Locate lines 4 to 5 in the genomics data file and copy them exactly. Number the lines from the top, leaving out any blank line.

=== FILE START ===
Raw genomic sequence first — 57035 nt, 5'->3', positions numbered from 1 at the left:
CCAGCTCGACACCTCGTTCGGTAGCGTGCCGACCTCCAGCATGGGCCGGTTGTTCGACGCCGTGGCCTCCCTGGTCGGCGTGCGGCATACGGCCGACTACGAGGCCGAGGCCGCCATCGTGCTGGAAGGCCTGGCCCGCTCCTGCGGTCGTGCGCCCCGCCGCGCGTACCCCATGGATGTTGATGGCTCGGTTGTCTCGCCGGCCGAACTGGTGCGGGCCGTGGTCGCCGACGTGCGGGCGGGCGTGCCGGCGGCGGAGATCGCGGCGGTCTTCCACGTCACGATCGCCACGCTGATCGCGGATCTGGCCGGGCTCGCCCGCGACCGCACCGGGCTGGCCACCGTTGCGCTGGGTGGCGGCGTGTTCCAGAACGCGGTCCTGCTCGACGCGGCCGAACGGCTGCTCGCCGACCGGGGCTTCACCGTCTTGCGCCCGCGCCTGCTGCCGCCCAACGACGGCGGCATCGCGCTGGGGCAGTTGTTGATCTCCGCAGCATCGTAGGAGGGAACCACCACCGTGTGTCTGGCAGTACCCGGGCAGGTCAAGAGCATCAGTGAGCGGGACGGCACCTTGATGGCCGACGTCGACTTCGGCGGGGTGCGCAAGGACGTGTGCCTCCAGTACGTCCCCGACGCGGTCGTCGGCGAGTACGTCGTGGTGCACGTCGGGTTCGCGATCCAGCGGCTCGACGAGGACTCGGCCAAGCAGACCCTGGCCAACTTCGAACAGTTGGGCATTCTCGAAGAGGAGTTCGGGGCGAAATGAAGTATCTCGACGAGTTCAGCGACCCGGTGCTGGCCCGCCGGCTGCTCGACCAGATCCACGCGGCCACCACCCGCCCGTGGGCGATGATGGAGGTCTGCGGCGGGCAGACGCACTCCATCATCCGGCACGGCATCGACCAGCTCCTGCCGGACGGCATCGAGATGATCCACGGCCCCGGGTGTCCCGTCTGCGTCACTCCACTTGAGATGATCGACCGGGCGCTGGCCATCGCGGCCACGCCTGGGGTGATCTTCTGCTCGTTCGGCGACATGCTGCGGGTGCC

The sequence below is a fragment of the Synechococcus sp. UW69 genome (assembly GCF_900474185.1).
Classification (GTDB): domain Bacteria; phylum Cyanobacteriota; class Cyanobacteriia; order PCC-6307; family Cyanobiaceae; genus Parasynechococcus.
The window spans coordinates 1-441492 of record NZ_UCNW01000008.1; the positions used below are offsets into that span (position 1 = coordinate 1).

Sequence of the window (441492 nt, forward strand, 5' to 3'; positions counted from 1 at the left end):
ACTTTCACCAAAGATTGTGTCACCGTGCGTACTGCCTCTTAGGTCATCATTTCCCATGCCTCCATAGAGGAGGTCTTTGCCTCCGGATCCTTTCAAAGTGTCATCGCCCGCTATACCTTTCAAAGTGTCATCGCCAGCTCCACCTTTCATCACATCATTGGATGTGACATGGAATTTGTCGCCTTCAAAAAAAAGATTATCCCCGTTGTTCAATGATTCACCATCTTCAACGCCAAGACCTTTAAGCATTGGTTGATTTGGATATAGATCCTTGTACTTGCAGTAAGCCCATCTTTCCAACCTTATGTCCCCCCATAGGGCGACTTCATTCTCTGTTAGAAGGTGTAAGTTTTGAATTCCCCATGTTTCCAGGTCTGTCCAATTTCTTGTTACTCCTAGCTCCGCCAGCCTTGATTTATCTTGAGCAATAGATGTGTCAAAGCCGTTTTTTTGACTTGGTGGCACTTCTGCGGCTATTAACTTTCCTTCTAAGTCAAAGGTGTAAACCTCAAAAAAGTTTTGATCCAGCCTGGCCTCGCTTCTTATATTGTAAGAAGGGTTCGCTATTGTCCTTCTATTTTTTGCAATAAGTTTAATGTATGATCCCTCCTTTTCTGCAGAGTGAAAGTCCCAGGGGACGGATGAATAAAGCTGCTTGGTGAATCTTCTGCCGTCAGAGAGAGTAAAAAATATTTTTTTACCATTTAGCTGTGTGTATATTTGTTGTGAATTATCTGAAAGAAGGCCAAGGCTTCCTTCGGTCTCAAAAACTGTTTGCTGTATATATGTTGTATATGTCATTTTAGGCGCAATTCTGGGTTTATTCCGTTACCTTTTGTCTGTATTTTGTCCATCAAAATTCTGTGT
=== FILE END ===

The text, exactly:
Classification (GTDB): domain Bacteria; phylum Cyanobacteriota; class Cyanobacteriia; order PCC-6307; family Cyanobiaceae; genus Parasynechococcus.
The window spans coordinates 1-441492 of record NZ_UCNW01000008.1; the positions used below are offsets into that span (position 1 = coordinate 1).